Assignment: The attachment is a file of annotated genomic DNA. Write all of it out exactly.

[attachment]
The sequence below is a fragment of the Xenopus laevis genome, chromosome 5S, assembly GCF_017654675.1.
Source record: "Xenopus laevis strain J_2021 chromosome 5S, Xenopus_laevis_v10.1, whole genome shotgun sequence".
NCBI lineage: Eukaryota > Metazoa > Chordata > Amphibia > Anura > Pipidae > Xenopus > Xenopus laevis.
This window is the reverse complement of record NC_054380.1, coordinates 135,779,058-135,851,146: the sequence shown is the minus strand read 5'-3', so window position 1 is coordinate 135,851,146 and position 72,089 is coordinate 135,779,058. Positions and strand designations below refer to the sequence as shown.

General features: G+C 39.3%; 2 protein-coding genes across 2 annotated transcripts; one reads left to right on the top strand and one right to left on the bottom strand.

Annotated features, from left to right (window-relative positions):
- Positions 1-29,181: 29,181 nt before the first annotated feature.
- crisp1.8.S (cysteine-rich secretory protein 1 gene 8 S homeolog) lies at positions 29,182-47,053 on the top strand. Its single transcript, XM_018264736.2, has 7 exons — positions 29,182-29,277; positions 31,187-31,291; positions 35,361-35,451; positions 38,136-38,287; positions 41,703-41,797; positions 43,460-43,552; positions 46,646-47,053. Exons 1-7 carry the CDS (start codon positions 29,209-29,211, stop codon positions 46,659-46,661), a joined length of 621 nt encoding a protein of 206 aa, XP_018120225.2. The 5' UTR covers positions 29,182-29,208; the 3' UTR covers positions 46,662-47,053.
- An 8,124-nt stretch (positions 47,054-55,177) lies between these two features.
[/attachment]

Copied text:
The sequence below is a fragment of the Xenopus laevis genome, chromosome 5S, assembly GCF_017654675.1.
Source record: "Xenopus laevis strain J_2021 chromosome 5S, Xenopus_laevis_v10.1, whole genome shotgun sequence".
NCBI lineage: Eukaryota > Metazoa > Chordata > Amphibia > Anura > Pipidae > Xenopus > Xenopus laevis.
This window is the reverse complement of record NC_054380.1, coordinates 135,779,058-135,851,146: the sequence shown is the minus strand read 5'-3', so window position 1 is coordinate 135,851,146 and position 72,089 is coordinate 135,779,058. Positions and strand designations below refer to the sequence as shown.

General features: G+C 39.3%; 2 protein-coding genes across 2 annotated transcripts; one reads left to right on the top strand and one right to left on the bottom strand.

Annotated features, from left to right (window-relative positions):
- Positions 1-29,181: 29,181 nt before the first annotated feature.
- crisp1.8.S (cysteine-rich secretory protein 1 gene 8 S homeolog) lies at positions 29,182-47,053 on the top strand. Its single transcript, XM_018264736.2, has 7 exons — positions 29,182-29,277; positions 31,187-31,291; positions 35,361-35,451; positions 38,136-38,287; positions 41,703-41,797; positions 43,460-43,552; positions 46,646-47,053. Exons 1-7 carry the CDS (start codon positions 29,209-29,211, stop codon positions 46,659-46,661), a joined length of 621 nt encoding a protein of 206 aa, XP_018120225.2. The 5' UTR covers positions 29,182-29,208; the 3' UTR covers positions 46,662-47,053.
- An 8,124-nt stretch (positions 47,054-55,177) lies between these two features.